Co-pilot flight time criteria

Canadian Aviation Regulations (CARs) 401.10 and 421.10 used to allow for only 50% of co-pilot time to be credited towards the issuance of a higher class pilot licence. As of April 14, 2014, this regulation and standard have been repealed. 100% of co-pilot flight time may now be used towards the total flight time required for the issuance of a higher class of pilot licence. This now harmonizes Canadian Requirements with ICAO’s equivalent Standard. The following brochure provides additional guidance information for pilots with regard to the applying co-pilot time.

YES a pilot who is qualified on type, and who is acting as first officer, can legally log co-pilot flight time and credit it towards an ATPL.


  1. The aircraft is required to be operated with a co-pilot, according to CARs Part VI or VII and as stated in the Private Operators Certificate or Air Operator's Certificate.


2. The minimum flight crew is 2 pilots, according to the aircraft Type Certificate. Refer to CAR 421.40 Appendix A Type Designators for guidance material.

Required to be Operated with a Co-Pilot

The operational requirement for a co-pilot may be stated in the Air Operations Certificate (AOC) or Private Operator Certificate (POC) that has been approved by Transport Canada's Commercial and Business Aviation (CBA).

If an AOC or POC states that aircraft are required to be operated with a co-pilot, then the operational requirement has been established and approved for the use of a co-pilot. Details on an approved AOC or POC, Operation Specifications (Ops Spec), and Operations Manuals can be provided by the company Operations Manager or the CBA Inspector responsible for the company.

Many companies have an Ops Spec for single pilot IFR which defines the criteria for operations without a co-pilot. The operations manager and chief pilot may be the only employees that have met the single pilot IFR qualifications (1000TT, 100 multi, 50 IFR, 50 on type) and have a Pilot Proficiency Check (PPC) specifically for single pilot IFR. Other pilots employed by that company may not have a single pilot PPC, so a co-pilot is required by law. By way of example, in the case where an aircraft is dispatched in accordance with the ops spec for single pilot IFR, a co-pilot is not required and in fact is not permitted.

In a separate situation, a company may hold the required Ops Spec to fly single pilot IFR, but the Line Captain does not have a single pilot PPC. Therefore a second-in-command is required to legally fly the aircraft according to the CBA approved Operations Manual.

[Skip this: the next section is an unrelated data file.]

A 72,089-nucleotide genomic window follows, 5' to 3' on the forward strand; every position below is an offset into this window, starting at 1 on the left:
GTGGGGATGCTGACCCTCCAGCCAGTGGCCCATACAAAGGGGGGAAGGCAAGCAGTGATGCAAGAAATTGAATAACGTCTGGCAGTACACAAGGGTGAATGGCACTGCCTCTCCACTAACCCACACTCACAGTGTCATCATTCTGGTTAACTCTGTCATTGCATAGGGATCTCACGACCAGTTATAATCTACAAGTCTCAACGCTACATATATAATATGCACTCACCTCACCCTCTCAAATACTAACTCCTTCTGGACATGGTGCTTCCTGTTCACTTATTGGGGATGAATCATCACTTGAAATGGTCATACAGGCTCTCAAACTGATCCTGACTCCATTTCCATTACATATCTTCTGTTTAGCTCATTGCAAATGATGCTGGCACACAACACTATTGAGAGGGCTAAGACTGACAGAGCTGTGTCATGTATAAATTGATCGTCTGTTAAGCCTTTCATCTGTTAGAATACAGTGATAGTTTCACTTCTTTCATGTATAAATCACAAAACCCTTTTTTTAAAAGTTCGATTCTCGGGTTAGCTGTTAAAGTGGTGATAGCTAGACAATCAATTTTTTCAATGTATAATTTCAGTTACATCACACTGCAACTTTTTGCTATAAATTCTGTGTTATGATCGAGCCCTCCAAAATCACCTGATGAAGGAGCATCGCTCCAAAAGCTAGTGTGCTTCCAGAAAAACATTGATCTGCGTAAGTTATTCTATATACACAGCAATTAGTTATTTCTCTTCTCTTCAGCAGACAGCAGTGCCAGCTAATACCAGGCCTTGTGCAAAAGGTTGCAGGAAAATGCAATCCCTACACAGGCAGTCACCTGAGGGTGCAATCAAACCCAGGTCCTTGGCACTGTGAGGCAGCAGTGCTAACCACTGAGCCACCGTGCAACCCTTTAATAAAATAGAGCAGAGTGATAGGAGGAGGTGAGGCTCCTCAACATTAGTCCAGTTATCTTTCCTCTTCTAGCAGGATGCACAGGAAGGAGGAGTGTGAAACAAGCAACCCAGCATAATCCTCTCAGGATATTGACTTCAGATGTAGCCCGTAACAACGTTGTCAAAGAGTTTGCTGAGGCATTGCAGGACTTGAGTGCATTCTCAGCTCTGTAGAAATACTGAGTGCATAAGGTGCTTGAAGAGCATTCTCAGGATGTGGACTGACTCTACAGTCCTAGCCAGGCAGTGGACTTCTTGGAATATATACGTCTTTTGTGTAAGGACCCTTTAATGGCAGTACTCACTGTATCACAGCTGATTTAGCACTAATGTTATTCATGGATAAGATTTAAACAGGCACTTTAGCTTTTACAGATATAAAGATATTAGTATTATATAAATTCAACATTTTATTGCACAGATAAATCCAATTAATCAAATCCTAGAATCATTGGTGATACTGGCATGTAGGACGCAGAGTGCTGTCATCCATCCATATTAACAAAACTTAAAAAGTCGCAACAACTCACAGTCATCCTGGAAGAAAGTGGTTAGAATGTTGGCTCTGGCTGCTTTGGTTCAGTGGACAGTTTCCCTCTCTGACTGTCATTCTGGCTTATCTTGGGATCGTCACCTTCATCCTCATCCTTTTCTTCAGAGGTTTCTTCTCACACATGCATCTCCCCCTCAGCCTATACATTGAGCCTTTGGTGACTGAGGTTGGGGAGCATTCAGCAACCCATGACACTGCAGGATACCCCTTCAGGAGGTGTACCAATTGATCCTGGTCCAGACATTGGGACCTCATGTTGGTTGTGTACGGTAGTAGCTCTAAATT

The onus is on the ATPL applicant to provide Flight Crew Licensing with proof that the co-pilot time logged is appropriate to credit towards an ATPL. A letter from the operations manager or chief pilot stating company policy and quoting the company Operations Manual clarifies individual situations.

Minimum Flight Crew of 2 Requirement

The type certificate determines if an aircraft is to be operated with a minimum flight crew of 2. For example, large Boeing Aeroplanes (B737, 747, 757, etc.) are designated as minimum flight crew of 2 on the type certificate. Guidance material regarding minimum crew requirement is found in Section 421.40 of the CARs - Appendix A Aircraft Type Designators. This chart is a guide only and, in the event of a discrepancy, the appropriate Aircraft Type Approval, Aircraft Type Certificate, Flight Permit, Aircraft Flight Manual or Pilot's Operating Manual take precedence.

Note 1: For an initial 2 crew type rating, you must complete ground and flight training on the aircraft type, have 250 hours TT, write SARON and SAMRA or IATRA, and pass a PPC for that type within 12 months preceding the application date.

Note 2: Subpara CAR 421.34(4)(c) refers to flight time calculated in accordance with section 421.10. Since section 421.10 was repealed on April 14, 2014 the requirement is straight forward and should read “100 additional hours cross-country flight time as pilot-in-command or 200 hours as co-pilot or any combination thereof.”

Note 3: Another way to credit co-pilot time is Pilot-in-command Under Supervision (PIC U/S). This program can be instituted by large and small air carriers, allowing co-pilots to credit up to 200 hours co-pilot time as 100 hours PIC U/S. This means that 50% of up to 200 hours co-pilot time can be credited as PIC experience if approved and if completed within 12 months of the application date. You can apply 50 hours PIC U/S cross country night to meet the 25 hour night PIC cross-country requirement.

For further information: 
Transport Canada's response to Aviation Safety Recommendations A15-01 and A15-02 issued by the Transportation Safety Board of Canada (TSB)